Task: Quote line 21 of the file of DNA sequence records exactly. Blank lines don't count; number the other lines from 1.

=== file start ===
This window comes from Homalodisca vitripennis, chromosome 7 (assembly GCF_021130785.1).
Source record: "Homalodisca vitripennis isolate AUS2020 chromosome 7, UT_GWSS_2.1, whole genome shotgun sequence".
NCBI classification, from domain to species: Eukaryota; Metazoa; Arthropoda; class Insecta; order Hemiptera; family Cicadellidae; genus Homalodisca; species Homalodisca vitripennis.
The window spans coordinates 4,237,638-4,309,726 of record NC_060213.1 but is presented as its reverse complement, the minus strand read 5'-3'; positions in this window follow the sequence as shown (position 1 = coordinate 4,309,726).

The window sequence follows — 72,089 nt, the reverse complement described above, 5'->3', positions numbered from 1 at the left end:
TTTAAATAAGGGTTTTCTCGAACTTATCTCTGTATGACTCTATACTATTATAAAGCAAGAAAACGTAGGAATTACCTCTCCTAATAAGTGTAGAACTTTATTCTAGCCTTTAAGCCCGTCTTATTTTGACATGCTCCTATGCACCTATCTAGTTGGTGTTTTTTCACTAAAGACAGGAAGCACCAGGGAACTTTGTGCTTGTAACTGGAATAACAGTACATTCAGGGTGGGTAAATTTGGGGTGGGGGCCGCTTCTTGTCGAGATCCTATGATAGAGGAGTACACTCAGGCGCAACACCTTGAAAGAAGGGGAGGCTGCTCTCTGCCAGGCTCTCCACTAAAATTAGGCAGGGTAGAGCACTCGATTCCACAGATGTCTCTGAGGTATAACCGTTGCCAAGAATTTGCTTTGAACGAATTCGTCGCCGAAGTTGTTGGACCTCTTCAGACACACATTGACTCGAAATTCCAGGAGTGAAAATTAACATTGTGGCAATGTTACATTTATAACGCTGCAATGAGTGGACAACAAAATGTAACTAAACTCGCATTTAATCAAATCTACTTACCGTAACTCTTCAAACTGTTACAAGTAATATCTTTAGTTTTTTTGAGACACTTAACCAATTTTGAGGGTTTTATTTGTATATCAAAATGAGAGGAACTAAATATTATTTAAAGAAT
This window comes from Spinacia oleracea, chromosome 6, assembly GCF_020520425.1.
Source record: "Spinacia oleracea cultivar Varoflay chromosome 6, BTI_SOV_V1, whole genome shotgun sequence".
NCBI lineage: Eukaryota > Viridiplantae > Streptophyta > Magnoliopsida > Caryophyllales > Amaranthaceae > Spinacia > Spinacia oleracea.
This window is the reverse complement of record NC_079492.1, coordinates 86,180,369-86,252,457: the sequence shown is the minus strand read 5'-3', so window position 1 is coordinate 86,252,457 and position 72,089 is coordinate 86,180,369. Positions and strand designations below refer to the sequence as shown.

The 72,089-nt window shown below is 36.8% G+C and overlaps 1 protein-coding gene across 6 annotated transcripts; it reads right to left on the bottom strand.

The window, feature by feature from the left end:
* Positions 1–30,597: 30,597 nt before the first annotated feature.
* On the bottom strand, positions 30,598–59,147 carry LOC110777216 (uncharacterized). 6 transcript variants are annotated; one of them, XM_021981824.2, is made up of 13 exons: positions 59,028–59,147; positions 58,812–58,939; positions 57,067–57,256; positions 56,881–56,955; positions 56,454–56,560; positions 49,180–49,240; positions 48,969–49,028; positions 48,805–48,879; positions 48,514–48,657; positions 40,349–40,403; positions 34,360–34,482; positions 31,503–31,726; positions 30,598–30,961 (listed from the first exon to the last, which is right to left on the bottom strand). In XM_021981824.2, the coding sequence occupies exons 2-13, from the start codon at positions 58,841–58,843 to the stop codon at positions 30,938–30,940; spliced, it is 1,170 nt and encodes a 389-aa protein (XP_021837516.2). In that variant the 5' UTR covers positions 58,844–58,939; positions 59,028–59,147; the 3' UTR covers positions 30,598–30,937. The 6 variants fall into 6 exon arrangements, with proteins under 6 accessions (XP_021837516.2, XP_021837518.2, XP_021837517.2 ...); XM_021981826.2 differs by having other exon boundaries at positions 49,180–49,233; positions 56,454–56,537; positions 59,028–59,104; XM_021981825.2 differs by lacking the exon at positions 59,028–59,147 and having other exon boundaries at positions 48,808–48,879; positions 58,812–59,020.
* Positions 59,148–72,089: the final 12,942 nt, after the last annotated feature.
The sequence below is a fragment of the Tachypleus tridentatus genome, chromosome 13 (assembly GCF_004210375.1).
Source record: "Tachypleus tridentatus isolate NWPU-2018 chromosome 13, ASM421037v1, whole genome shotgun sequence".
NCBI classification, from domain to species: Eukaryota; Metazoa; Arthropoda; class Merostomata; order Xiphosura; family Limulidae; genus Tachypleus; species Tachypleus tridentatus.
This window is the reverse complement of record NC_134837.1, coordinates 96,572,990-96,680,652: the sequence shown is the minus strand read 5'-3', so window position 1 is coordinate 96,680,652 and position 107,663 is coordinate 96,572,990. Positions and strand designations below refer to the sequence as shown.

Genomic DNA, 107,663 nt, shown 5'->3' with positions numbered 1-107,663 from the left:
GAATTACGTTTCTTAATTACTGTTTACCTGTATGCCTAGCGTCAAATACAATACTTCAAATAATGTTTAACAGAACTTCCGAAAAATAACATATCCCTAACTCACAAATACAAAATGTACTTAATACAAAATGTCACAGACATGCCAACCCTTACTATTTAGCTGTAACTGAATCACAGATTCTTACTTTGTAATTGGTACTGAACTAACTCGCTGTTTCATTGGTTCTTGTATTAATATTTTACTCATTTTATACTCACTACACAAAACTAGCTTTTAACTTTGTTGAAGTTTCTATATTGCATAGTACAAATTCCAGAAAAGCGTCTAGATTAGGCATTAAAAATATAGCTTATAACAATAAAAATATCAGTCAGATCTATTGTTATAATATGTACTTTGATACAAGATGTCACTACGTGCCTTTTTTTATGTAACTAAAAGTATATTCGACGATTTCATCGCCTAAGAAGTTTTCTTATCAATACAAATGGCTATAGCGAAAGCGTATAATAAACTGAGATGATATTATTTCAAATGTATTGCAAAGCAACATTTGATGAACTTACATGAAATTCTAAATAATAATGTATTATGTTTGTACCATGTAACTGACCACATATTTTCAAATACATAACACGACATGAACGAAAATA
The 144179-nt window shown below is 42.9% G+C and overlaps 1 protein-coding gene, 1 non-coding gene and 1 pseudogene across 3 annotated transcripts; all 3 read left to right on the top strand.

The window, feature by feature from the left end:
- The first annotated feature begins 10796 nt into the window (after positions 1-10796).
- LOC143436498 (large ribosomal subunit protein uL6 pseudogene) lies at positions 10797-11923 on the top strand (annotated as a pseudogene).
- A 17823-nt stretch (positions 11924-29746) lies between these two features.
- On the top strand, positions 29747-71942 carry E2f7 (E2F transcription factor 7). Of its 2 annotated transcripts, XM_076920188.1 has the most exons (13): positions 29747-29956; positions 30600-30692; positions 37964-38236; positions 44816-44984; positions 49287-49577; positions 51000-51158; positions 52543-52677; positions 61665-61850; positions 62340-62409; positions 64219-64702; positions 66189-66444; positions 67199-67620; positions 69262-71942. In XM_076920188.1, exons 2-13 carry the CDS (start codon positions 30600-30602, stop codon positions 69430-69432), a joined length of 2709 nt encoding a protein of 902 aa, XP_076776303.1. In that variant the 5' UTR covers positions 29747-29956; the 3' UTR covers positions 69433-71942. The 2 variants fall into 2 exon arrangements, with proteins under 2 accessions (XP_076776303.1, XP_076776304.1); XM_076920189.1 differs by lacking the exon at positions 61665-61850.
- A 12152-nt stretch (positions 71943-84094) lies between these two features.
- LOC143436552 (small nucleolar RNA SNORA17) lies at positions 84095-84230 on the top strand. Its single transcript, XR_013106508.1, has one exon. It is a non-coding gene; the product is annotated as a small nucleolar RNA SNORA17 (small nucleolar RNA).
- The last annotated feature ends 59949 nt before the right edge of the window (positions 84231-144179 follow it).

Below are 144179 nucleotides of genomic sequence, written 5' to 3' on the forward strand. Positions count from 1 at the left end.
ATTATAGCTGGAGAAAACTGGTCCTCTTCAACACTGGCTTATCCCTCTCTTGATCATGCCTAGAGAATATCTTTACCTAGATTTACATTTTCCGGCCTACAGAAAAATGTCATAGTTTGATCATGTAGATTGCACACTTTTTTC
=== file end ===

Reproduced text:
GAATTACGTTTCTTAATTACTGTTTACCTGTATGCCTAGCGTCAAATACAATACTTCAAATAATGTTTAACAGAACTTCCGAAAAATAACATATCCCTAACTCACAAATACAAAATGTACTTAATACAAAATGTCACAGACATGCCAACCCTTACTATTTAGCTGTAACTGAATCACAGATTCTTACTTTGTAATTGGTACTGAACTAACTCGCTGTTTCATTGGTTCTTGTATTAATATTTTACTCATTTTATACTCACTACACAAAACTAGCTTTTAACTTTGTTGAAGTTTCTATATTGCATAGTACAAATTCCAGAAAAGCGTCTAGATTAGGCATTAAAAATATAGCTTATAACAATAAAAATATCAGTCAGATCTATTGTTATAATATGTACTTTGATACAAGATGTCACTACGTGCCTTTTTTTATGTAACTAAAAGTATATTCGACGATTTCATCGCCTAAGAAGTTTTCTTATCAATACAAATGGCTATAGCGAAAGCGTATAATAAACTGAGATGATATTATTTCAAATGTATTGCAAAGCAACATTTGATGAACTTACATGAAATTCTAAATAATAATGTATTATGTTTGTACCATGTAACTGACCACATATTTTCAAATACATAACACGACATGAACGAAAATA